Digital logic depends on bits. The binary states of “0” or “1” form the basis of computing. In quantum computers, the bit is replaced by something called a quantum bit (or, qubit), which is an atomic particle that can be coerced into being both 0 and 1 simultaneously, at least for a time.
But one of the problems for quantum computing has been how to get restless atomic particles, like electrons, to sit down together in large groups long enough so that they can be used to carry out calculations.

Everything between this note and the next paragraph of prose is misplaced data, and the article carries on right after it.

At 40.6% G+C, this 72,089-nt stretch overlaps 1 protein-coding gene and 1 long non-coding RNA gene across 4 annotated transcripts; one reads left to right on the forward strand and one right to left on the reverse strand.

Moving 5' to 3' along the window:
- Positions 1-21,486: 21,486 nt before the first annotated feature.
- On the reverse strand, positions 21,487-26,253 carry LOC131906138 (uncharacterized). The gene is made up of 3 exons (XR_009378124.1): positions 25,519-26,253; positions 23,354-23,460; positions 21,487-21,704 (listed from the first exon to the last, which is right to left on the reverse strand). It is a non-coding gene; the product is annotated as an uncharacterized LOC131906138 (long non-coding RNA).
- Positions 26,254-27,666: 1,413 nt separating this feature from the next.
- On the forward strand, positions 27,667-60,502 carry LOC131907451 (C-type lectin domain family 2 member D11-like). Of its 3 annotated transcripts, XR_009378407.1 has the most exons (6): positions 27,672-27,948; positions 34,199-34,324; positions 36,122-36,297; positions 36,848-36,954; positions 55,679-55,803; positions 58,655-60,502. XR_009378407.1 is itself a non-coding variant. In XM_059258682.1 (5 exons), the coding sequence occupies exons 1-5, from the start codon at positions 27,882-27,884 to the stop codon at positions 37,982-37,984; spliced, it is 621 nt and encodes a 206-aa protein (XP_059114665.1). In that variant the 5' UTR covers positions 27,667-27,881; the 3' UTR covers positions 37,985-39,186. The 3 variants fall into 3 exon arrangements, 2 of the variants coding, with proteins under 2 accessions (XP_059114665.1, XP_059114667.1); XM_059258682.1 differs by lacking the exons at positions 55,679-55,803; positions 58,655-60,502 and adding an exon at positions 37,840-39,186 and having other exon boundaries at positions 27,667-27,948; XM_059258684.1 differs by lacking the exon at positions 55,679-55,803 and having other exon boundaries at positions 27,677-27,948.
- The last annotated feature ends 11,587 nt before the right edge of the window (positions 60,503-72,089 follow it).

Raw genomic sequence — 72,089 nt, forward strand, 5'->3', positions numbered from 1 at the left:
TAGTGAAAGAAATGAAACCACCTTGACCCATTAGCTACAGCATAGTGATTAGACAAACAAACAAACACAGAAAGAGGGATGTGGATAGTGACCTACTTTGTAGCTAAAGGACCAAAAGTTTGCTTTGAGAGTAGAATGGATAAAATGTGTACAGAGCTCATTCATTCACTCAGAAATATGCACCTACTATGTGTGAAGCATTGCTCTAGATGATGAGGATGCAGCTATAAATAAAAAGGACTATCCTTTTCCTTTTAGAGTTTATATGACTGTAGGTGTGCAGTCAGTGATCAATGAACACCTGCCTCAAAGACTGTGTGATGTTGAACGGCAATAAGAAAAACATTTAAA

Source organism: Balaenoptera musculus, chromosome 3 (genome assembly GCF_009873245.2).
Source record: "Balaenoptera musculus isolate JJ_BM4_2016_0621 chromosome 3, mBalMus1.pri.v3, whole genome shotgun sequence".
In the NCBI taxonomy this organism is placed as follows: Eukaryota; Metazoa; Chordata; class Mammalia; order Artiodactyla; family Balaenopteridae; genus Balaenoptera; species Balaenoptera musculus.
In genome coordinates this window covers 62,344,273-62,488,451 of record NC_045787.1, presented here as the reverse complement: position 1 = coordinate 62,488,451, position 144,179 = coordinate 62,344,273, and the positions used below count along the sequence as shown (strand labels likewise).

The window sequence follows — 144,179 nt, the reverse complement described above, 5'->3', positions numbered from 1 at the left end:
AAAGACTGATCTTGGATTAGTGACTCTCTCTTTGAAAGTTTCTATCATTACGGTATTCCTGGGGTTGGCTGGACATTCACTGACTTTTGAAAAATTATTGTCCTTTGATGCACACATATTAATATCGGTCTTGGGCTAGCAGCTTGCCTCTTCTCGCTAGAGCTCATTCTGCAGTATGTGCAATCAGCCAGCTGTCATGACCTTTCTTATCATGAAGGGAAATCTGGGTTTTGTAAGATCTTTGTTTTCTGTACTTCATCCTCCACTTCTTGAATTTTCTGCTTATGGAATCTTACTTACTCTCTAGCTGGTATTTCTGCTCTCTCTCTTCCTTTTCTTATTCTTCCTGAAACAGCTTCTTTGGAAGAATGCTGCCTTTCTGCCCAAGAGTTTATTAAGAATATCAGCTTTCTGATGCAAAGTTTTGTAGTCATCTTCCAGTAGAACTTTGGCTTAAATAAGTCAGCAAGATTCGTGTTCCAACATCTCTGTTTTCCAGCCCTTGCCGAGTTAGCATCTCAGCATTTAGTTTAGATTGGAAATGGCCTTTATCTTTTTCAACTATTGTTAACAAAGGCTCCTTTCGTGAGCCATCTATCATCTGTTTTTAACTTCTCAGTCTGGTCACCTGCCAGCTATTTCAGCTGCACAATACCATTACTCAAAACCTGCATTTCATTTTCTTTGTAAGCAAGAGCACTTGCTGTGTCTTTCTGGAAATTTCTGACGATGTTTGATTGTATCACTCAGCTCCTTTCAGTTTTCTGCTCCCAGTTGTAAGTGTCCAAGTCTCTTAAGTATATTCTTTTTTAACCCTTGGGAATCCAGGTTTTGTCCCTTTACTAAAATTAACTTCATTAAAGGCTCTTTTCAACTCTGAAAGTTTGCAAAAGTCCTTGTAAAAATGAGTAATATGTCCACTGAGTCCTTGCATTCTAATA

Researchers at MIT and Harvard University have devised a way to capture atomic particles using optical “tweezers” and hold them in place long enough to take a picture of them so that their locations can be determined and lasers can be directed at them based on that information. Optical tweezers—more formally known as “single-beam gradient force traps”—have been a key instrument in manipulating matter in biology and quantum optic applications since Bell Labs first described that instrument in 1986.